But by August, 1995, midway through production of Brain Candy, the question had become: would the Kids in the Hall survive the movie?

Many in Toronto's comedy community have compared the Kids' decision to quit television to an old married couple divorcing after a long, tumultuous relationship. This comparison doesn't bear analysis. The Kids in the Hall, says Scott Thompson, are more "like brothers, or a sinister brotherhood that you can never leave. Like the Mafia. We're like five friends who ten years ago killed somebody and kept it a secret."

Like brothers, the Kids were constantly vying for power. Most sketch groups have a leader, a dominant personality who drives the artistic direction. Not the Kids in the Hall. Writing the TV series, the Kids would often pair off: Foley and McDonald; McCulloch and McKinney; with Thompson oscillating between the two. This dynamic, in which no-one either seeks creative superiority or surrenders his artistic autonomy, kept the Kids' work edgy. "I sensed a constant tension," says a former member of their TV production team. "But as a group they had a bigger ego than any one of them."

In 1993, as the Kids launched what was to be the final season of their show, the group was reported to be plagued by bickering and infighting. Animosity between Foley and McCulloch was said to be particularly fierce. At one press launch Foley told me: "I hate Bruce." It was hard to tell how much of his statement was a joke.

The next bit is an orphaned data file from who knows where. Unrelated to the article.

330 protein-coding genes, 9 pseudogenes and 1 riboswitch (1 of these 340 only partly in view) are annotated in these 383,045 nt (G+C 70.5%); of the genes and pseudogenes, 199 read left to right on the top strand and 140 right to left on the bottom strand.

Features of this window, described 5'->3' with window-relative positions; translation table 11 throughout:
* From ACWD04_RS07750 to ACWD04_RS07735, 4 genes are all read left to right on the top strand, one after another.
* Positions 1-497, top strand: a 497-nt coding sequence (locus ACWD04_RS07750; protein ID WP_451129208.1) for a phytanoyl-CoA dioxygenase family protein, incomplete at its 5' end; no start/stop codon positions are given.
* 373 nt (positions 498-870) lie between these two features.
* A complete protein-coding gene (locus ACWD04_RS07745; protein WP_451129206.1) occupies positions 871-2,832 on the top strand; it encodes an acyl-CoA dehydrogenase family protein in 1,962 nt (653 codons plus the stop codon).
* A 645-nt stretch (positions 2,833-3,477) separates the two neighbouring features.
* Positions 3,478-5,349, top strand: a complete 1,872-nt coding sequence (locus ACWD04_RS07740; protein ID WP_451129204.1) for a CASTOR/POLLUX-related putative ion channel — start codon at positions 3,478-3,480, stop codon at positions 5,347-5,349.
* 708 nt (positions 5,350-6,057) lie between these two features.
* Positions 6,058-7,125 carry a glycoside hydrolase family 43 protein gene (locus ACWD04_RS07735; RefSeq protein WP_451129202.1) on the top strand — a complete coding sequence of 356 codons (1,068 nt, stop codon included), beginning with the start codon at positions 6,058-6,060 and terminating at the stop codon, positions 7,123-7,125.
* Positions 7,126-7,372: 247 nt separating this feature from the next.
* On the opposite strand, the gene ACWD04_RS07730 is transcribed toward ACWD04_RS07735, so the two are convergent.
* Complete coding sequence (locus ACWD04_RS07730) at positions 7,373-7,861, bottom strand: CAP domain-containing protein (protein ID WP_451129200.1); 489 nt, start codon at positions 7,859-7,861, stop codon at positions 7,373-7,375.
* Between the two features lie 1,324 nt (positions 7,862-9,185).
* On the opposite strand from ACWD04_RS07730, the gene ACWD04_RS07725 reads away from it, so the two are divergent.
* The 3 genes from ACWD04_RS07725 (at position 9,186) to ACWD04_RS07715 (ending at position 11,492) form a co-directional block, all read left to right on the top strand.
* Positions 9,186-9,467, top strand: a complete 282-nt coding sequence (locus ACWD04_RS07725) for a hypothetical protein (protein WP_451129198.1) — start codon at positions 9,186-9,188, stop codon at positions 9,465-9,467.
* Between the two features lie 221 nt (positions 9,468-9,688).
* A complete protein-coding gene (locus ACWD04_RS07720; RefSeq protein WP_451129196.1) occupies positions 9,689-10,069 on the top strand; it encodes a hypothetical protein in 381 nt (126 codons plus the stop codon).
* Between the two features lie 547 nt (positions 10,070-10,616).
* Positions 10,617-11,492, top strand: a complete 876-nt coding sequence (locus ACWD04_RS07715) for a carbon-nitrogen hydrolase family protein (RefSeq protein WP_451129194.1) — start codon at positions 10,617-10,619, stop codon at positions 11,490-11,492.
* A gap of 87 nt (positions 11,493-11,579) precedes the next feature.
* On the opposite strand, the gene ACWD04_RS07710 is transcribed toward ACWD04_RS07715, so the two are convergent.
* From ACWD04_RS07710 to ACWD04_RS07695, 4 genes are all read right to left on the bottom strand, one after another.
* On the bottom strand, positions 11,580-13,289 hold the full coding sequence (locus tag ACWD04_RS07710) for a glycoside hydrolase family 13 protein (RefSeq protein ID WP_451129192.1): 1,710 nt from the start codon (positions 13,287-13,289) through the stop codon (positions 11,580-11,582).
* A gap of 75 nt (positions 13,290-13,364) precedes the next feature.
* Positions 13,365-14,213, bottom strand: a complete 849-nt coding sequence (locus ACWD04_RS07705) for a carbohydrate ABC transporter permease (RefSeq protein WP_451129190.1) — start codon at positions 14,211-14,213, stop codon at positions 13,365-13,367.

"Dave always struck me as operating in a different milieu anyway," says the same production-team source. "He'd be the guy who wore the shirt and tie, while the rest of them, especially Bruce, cultivated that sort of beat image."

Foley found greater success after leaving the Kids. The show he went to, "NewsRadio," took off. the Kids may have seemed like ancient history. In June, 1995, Foley told Paramount that he did not wish to do the movie. According to Dinah Minot, vice president of creative affairs at Broadway Video, it was because of "family reasons." (Foley himself refuses to be interviewed.) Foley was asked to honour his contract or face possible legal action. He showed up for shooting in July.